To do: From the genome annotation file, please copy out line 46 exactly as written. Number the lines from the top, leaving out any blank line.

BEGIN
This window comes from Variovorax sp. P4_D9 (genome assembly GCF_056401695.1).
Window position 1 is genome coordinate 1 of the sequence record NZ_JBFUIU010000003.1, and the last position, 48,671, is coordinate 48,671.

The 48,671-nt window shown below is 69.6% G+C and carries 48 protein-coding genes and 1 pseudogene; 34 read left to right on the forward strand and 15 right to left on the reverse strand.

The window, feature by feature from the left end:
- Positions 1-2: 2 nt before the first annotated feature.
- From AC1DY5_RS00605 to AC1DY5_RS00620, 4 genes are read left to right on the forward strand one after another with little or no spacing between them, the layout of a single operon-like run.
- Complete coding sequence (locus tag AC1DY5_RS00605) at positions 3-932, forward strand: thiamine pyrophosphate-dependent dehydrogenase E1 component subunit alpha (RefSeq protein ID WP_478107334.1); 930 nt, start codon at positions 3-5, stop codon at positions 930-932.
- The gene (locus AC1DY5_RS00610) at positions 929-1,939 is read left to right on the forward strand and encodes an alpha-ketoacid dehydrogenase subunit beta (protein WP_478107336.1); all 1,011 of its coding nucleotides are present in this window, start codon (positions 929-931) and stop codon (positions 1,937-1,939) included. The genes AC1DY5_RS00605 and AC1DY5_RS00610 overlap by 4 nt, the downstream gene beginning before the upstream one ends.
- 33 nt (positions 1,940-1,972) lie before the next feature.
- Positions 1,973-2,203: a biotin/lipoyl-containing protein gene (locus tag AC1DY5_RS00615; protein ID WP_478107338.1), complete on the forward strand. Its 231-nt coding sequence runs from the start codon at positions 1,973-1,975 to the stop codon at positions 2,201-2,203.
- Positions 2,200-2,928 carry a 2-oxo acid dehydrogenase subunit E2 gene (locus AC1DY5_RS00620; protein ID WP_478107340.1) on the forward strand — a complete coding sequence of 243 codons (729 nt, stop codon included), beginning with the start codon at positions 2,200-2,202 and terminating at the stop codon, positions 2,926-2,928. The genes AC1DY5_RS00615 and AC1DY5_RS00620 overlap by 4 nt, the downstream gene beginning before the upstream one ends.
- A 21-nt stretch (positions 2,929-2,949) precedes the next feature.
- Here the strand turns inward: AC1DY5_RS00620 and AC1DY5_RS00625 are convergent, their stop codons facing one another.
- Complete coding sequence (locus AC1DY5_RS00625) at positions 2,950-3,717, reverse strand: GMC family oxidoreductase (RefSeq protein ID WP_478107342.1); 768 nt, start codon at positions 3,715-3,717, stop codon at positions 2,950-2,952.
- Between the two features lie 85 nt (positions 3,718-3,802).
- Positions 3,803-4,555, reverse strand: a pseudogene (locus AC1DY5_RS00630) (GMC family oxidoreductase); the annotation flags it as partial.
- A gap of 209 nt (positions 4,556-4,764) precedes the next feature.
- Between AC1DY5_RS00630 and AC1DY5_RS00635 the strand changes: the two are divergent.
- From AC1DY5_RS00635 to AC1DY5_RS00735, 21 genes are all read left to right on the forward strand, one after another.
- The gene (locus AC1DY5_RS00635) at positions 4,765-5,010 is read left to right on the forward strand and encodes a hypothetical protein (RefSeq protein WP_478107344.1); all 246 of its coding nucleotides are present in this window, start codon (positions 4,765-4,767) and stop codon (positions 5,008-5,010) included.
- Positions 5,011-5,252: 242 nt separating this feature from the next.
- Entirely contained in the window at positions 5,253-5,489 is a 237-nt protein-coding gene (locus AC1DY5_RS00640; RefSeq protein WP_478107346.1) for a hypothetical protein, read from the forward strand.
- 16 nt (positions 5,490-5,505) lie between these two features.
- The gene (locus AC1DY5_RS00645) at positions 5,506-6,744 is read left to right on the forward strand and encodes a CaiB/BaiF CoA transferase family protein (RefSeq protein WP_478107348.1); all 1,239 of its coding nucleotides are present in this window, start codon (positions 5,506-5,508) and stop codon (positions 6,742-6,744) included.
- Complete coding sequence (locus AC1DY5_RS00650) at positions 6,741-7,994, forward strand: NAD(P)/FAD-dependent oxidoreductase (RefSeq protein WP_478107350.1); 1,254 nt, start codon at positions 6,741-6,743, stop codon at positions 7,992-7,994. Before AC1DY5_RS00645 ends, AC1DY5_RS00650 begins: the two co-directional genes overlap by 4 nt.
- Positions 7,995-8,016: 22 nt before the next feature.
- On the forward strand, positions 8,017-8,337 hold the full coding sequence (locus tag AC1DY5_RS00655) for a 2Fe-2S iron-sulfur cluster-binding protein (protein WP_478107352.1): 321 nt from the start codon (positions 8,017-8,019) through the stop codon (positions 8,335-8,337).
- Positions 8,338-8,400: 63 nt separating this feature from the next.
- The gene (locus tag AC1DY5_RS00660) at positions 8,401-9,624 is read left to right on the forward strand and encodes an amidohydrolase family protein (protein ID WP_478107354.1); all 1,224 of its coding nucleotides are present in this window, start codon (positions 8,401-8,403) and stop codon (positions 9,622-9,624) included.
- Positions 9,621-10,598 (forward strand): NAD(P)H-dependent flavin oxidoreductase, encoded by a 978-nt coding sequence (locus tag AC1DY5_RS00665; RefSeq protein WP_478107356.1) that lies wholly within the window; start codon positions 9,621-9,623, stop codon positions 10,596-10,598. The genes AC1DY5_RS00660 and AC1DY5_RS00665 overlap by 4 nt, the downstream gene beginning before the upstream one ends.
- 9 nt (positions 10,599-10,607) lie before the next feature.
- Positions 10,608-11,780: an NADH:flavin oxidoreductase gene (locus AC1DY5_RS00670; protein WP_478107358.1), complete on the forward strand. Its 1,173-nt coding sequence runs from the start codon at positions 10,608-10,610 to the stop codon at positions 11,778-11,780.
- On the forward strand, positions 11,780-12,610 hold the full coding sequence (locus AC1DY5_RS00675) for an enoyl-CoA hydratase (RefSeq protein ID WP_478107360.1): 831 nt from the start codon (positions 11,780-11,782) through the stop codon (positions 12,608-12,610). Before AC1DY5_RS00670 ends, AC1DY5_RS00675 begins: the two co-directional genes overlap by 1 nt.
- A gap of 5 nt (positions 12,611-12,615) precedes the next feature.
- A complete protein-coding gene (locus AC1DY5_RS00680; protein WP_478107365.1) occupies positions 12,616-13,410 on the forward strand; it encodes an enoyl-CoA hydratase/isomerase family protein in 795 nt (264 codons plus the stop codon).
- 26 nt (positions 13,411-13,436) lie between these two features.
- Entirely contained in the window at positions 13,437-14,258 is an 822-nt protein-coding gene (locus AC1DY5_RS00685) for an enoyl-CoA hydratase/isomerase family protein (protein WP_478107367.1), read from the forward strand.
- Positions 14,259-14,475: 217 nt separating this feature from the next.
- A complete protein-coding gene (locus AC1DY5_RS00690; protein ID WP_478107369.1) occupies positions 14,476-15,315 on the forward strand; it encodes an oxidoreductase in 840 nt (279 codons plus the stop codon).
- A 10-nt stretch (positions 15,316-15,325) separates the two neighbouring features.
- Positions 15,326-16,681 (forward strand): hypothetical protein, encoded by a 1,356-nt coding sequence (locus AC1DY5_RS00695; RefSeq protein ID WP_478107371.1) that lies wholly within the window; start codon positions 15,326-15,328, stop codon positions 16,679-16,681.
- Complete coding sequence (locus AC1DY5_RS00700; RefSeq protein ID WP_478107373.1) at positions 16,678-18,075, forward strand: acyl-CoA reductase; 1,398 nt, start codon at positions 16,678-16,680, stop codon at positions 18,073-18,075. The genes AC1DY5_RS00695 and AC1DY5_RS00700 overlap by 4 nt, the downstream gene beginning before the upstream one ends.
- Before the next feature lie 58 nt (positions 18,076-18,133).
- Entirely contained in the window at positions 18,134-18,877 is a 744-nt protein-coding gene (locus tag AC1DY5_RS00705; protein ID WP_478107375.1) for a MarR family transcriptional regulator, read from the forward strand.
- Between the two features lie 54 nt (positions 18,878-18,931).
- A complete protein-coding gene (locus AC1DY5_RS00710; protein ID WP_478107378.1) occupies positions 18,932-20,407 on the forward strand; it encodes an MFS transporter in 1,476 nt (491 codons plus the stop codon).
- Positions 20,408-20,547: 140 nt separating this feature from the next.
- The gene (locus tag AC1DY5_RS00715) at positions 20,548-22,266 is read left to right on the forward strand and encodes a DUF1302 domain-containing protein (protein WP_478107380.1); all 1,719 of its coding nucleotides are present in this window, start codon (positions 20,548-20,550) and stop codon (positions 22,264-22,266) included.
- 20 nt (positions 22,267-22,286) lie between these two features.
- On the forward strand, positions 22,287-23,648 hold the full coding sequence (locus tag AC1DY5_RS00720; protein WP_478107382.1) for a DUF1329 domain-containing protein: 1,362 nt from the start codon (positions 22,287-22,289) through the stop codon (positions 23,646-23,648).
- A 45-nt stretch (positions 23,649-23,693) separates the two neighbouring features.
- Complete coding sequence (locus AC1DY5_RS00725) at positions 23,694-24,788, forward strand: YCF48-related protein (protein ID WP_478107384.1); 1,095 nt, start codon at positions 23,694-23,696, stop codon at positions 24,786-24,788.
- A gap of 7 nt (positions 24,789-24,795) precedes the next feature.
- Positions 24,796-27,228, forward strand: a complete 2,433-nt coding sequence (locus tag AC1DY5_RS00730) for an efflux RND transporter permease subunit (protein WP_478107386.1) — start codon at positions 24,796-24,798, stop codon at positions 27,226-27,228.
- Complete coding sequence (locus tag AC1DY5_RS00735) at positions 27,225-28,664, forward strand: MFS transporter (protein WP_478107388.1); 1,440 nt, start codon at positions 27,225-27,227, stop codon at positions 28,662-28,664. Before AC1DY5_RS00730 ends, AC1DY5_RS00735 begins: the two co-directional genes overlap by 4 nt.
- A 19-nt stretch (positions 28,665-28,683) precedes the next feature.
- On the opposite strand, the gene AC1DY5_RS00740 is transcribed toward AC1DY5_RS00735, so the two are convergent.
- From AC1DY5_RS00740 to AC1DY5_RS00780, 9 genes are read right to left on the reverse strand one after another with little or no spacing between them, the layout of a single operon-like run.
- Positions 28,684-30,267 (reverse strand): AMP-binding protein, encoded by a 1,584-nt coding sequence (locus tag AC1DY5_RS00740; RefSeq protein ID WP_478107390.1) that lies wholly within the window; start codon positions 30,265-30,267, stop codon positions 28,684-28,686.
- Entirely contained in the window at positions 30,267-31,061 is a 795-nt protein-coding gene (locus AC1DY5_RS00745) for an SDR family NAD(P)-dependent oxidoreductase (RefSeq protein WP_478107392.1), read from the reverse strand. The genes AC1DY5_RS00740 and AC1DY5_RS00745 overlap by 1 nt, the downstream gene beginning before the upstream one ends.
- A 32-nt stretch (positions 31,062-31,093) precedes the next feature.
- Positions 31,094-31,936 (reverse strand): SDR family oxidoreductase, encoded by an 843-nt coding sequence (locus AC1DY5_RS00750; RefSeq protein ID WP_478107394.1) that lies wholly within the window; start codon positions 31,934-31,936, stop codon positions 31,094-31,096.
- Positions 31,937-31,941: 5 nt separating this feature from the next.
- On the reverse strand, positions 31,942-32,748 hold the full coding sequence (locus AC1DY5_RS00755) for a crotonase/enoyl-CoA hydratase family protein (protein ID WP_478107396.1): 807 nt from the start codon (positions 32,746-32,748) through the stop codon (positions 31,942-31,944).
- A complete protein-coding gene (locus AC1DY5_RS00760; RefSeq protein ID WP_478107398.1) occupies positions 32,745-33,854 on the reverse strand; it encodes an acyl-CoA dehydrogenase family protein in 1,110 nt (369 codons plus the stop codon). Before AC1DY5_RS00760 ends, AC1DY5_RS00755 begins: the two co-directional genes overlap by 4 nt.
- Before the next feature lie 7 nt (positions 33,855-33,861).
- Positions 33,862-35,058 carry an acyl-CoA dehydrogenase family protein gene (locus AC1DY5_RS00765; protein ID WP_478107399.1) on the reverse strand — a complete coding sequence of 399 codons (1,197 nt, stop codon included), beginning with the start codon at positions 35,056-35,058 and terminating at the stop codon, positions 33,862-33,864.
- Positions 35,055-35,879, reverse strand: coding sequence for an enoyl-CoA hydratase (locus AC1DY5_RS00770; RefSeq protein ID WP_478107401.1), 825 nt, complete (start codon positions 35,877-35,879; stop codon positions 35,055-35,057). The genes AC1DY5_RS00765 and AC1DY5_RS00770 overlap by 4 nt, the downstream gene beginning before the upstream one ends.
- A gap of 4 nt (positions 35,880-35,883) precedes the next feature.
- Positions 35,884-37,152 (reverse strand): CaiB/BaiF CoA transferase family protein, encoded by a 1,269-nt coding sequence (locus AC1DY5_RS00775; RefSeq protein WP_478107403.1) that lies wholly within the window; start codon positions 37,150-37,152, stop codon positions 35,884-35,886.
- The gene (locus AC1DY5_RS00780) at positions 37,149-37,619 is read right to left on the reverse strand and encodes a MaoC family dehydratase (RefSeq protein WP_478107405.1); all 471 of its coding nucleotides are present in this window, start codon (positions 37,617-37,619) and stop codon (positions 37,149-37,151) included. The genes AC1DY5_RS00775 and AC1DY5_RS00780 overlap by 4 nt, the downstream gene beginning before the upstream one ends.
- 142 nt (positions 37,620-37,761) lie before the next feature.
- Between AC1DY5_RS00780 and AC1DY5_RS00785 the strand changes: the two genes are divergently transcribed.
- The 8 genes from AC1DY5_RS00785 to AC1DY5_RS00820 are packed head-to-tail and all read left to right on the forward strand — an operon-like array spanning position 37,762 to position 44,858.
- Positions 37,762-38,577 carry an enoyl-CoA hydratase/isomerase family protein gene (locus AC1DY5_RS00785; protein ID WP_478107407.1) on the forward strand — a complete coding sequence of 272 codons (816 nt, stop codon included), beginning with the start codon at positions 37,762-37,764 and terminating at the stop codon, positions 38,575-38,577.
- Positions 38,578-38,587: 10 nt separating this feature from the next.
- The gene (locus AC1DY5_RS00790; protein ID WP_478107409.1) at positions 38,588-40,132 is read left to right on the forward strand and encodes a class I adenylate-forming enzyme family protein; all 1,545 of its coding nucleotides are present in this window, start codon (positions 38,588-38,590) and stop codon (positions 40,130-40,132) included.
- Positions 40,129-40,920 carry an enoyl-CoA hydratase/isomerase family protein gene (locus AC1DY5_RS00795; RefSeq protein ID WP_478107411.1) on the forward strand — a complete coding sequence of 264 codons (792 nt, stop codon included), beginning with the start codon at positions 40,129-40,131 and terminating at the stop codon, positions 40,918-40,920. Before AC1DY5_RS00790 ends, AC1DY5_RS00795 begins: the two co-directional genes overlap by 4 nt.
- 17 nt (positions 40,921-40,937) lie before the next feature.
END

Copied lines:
- A complete protein-coding gene (locus AC1DY5_RS00710; protein ID WP_478107378.1) occupies positions 18,932-20,407 on the forward strand; it encodes an MFS transporter in 1,476 nt (491 codons plus the stop codon).